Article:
Fourth, while we commend Mohanan et al2 for getting the ball rolling on evaluations of costs of cardiovascular care in India, their study only scratches the surface of an otherwise complex issue. In addition to the adequacy and value of care achieved by the insured in India, it is imperative to evaluate if patients are burdened by medical bills beyond their means, if they have forgone care or treatment because of costs, and how treatment of chronic conditions are pursued.6 The costs of medications and outpatient care represent a substantial burden in this patient group with cardiovascular disease but remain understudied.3 The association of these financial stressors with patient health and well-being are also underappreciated.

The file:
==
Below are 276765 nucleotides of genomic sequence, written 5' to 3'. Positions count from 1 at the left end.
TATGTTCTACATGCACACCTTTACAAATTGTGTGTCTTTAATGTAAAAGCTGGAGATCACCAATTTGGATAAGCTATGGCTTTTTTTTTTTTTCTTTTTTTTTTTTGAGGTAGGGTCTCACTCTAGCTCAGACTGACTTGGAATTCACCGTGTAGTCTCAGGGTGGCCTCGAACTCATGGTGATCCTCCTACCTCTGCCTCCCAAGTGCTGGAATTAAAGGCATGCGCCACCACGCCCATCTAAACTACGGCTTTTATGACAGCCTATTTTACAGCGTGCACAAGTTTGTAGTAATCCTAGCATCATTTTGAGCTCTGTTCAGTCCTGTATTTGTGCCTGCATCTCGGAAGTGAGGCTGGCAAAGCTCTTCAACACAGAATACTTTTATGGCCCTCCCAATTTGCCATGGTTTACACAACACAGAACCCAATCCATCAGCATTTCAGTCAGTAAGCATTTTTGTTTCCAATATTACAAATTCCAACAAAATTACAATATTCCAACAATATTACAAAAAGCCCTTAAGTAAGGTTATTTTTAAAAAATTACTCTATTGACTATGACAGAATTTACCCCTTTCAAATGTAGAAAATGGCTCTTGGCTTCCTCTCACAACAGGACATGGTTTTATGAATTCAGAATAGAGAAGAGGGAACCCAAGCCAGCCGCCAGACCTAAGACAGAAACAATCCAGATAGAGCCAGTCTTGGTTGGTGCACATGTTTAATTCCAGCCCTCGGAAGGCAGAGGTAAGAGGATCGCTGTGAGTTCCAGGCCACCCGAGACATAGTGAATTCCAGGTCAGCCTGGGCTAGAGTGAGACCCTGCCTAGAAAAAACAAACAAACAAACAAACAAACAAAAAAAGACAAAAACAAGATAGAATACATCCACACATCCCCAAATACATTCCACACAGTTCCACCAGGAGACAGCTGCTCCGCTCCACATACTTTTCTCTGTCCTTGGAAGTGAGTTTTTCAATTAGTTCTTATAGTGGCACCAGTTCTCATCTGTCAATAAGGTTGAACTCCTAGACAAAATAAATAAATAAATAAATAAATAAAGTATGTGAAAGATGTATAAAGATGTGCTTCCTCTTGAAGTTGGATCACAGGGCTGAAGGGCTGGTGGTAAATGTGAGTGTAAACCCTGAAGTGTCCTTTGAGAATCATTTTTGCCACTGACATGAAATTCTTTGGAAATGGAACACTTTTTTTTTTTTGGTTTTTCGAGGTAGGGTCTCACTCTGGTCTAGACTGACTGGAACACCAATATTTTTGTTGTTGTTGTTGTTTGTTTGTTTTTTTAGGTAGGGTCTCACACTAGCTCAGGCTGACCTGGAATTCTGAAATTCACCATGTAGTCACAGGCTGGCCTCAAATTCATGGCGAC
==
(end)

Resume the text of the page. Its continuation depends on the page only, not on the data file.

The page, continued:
Finally, as we encourage more comprehensive insurance offering financial protection from long-term disease management beyond acute health care events, we feel there is an urgent need for concurrent investment in programs that focus on prevention to counter the growing financial strains on health systems. Reminiscent of “an ounce of prevention is worth a pound of cure,” it is worthwhile to remind policy makers that implementation of cost-effective primordial and primary prevention interventions for management of risk factors such as diabetes, smoking, and hypertension may be a sound long-term investment7 for those financing health care in India.